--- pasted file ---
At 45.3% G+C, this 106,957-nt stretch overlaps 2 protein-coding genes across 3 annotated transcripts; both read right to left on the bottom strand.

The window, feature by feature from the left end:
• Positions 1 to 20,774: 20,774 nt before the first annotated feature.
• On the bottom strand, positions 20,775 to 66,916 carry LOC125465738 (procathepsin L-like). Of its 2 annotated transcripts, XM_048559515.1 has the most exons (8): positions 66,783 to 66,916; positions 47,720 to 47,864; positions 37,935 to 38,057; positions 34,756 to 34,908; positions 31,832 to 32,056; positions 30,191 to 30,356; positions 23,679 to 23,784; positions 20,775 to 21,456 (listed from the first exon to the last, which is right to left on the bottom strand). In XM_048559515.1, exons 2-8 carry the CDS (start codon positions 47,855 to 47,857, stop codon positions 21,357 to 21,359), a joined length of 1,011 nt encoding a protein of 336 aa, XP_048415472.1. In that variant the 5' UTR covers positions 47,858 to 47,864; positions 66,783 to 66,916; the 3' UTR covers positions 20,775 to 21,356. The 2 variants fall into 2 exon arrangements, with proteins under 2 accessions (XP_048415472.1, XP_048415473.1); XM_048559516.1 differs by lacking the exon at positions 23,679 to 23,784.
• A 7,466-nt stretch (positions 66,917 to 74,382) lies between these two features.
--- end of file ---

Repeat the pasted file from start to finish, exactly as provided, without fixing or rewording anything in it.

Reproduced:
At 45.3% G+C, this 106,957-nt stretch overlaps 2 protein-coding genes across 3 annotated transcripts; both read right to left on the bottom strand.

The window, feature by feature from the left end:
• Positions 1 to 20,774: 20,774 nt before the first annotated feature.
• On the bottom strand, positions 20,775 to 66,916 carry LOC125465738 (procathepsin L-like). Of its 2 annotated transcripts, XM_048559515.1 has the most exons (8): positions 66,783 to 66,916; positions 47,720 to 47,864; positions 37,935 to 38,057; positions 34,756 to 34,908; positions 31,832 to 32,056; positions 30,191 to 30,356; positions 23,679 to 23,784; positions 20,775 to 21,456 (listed from the first exon to the last, which is right to left on the bottom strand). In XM_048559515.1, exons 2-8 carry the CDS (start codon positions 47,855 to 47,857, stop codon positions 21,357 to 21,359), a joined length of 1,011 nt encoding a protein of 336 aa, XP_048415472.1. In that variant the 5' UTR covers positions 47,858 to 47,864; positions 66,783 to 66,916; the 3' UTR covers positions 20,775 to 21,356. The 2 variants fall into 2 exon arrangements, with proteins under 2 accessions (XP_048415472.1, XP_048415473.1); XM_048559516.1 differs by lacking the exon at positions 23,679 to 23,784.
• A 7,466-nt stretch (positions 66,917 to 74,382) lies between these two features.